Dissolved DNA and a series of microbial biomass and activity parameters were measured in offshore, coastal, estuarine and coral reef environments of the southeast Gulf of Mexico. Oceanic concentrations of dissolved DNA ranged from 0.2 to 19 μg 1-1 and decreased as a function of distance from shore and depth in the water column. Dissolved DNA concentrations were greater than half the particulate DNA content in offshore environments (̄x̄ = 63 ± 45 %) but were a smaller percentage of particulate DNA in nearshore and estuarine environments (̄x̄ = 35 ± 21 %). Dissolved DNA correlated better with bacterial parameters (i.e. bacterial direct counts, particulate DNA and thymidine incorporation) than with phytoplankton parameters (chlorophyll a, primary productivity). The molecular weight (MW) of dissolved DNA (determined by agarose gel electrophoresis) ranged from 0.12 kilobase pairs (kb; 7.75 X 104 daltons) to 5.2 kb (2.32 X 107daltons) for estuarine samples, while an oligotrophic environment contained smaller MW DNA (range 0.24 to 14.27 kb). DNA fragments in this size range are sufficient to contain gene sequences. These results are discussed in terms of the potential for transformation by dissolved DNA.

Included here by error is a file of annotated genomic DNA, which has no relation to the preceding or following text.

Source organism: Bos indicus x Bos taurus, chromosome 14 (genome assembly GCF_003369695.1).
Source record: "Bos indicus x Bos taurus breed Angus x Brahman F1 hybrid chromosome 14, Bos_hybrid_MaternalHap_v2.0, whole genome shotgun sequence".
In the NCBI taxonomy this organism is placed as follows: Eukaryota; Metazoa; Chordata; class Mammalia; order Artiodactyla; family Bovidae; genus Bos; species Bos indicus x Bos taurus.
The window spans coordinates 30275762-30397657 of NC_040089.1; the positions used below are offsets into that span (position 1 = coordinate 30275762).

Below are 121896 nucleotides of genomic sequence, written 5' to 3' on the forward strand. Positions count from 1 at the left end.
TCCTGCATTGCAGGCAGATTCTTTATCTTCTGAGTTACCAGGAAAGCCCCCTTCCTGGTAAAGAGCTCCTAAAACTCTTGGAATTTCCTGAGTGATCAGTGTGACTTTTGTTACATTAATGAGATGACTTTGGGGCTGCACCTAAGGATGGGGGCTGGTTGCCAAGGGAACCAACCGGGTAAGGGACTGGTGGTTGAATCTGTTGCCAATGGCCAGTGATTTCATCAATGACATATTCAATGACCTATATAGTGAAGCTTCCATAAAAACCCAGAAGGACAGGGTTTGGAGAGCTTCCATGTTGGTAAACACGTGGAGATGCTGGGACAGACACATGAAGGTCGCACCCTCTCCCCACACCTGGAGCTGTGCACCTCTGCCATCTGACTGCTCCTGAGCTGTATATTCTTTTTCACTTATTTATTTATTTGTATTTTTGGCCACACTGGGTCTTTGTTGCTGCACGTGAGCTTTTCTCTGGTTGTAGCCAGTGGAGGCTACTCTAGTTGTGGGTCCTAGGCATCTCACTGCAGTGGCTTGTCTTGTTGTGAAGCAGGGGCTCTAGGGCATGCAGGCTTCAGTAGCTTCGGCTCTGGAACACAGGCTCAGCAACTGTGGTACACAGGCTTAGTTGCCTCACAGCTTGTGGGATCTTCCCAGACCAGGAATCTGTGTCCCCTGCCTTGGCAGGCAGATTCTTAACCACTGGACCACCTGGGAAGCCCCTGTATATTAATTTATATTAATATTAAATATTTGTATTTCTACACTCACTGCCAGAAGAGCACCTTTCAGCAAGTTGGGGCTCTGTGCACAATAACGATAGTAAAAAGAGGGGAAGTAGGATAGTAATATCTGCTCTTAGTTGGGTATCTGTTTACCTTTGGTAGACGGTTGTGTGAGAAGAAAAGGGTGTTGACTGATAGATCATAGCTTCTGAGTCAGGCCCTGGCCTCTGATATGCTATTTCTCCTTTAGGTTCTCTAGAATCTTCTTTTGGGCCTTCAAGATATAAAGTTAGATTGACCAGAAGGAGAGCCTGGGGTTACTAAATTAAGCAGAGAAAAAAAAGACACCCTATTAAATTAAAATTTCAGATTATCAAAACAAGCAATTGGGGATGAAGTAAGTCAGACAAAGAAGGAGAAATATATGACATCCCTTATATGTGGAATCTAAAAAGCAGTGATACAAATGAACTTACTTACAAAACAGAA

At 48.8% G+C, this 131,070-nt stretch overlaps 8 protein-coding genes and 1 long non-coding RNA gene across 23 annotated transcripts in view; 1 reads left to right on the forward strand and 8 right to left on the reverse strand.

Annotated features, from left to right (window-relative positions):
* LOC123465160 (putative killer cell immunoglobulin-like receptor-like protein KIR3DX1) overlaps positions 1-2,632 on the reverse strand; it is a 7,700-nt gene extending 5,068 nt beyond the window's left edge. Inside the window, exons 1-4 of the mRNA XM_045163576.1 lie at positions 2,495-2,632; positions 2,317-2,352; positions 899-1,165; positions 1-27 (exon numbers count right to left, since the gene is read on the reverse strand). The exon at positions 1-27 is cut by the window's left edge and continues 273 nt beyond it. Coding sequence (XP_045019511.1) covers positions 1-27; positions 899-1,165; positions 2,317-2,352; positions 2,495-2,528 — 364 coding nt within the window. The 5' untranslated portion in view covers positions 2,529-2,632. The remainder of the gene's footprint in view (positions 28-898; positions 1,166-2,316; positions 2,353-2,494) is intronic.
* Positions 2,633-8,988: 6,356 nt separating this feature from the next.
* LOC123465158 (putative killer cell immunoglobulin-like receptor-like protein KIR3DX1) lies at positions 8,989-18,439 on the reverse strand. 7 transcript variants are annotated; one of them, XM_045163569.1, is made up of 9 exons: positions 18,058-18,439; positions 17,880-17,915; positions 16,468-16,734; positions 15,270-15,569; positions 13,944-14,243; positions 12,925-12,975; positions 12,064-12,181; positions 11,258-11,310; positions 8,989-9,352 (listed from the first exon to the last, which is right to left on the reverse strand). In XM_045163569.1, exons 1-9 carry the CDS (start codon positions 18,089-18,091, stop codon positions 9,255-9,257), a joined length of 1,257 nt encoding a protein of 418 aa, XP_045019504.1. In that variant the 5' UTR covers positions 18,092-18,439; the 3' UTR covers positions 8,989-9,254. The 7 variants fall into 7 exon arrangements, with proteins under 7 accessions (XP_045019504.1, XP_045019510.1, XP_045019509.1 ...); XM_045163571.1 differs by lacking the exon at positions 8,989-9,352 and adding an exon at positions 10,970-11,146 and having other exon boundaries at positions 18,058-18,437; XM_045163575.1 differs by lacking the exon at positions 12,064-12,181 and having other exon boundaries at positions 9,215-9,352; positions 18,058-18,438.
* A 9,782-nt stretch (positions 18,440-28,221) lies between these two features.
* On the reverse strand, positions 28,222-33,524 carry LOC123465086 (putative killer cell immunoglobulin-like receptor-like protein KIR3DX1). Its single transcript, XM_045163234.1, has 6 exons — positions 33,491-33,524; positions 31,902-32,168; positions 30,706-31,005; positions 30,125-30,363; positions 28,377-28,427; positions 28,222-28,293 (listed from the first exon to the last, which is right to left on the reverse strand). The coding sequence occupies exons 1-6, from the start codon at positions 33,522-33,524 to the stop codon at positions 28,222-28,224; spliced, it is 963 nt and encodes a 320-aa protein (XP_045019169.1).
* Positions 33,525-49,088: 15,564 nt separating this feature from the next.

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Citation / Publisher Attribution
Marine Ecology Progress Series, v. 38, issue 1, p. 65-73
© Inter-Research 1987
Scholar Commons Citation
Deflaun, Mary F.; Paul, John H.; and Jeffrey, Wade H., "Distribution and Molecular Weight of Dissolved DNA in Subtropical Estuarine and Oceanic Environments" (1987). Marine Science Faculty Publications. 102.